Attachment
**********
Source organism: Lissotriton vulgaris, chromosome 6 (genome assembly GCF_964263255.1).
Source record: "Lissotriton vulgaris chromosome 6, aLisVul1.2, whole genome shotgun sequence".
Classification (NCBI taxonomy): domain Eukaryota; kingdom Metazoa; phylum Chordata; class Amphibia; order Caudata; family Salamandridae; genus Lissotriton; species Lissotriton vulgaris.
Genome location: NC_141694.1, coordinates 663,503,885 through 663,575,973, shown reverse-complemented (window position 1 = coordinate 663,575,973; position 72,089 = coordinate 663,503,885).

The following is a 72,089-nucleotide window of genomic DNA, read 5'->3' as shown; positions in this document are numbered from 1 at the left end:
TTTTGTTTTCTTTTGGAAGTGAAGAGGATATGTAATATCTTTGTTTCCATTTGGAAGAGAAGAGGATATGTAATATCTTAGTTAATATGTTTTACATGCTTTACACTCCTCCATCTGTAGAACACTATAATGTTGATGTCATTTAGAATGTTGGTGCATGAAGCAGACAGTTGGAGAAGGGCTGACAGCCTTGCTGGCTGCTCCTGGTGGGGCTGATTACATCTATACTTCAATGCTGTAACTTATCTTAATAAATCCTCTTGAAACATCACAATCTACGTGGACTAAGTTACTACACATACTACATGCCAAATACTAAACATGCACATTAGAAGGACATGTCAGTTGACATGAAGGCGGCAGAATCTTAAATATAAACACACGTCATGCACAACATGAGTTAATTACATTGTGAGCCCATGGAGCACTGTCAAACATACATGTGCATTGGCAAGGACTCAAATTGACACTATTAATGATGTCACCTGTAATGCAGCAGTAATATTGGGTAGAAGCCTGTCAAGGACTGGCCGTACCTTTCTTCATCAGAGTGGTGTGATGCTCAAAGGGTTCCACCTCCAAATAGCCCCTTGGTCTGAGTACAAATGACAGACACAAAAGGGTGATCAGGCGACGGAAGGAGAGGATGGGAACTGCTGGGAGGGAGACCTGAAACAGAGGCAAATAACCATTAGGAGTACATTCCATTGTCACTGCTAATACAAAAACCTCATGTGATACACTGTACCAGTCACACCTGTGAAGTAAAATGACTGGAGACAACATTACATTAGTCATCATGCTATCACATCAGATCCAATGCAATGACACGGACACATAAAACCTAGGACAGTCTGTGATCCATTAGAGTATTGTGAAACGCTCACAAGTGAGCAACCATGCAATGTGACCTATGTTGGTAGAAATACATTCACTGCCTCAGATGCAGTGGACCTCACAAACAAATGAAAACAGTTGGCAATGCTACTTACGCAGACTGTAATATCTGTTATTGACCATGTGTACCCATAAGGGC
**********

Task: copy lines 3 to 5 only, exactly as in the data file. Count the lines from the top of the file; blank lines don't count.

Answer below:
Classification (NCBI taxonomy): domain Eukaryota; kingdom Metazoa; phylum Chordata; class Amphibia; order Caudata; family Salamandridae; genus Lissotriton; species Lissotriton vulgaris.
Genome location: NC_141694.1, coordinates 663,503,885 through 663,575,973, shown reverse-complemented (window position 1 = coordinate 663,575,973; position 72,089 = coordinate 663,503,885).

The following is a 72,089-nucleotide window of genomic DNA, read 5'->3' as shown; positions in this document are numbered from 1 at the left end: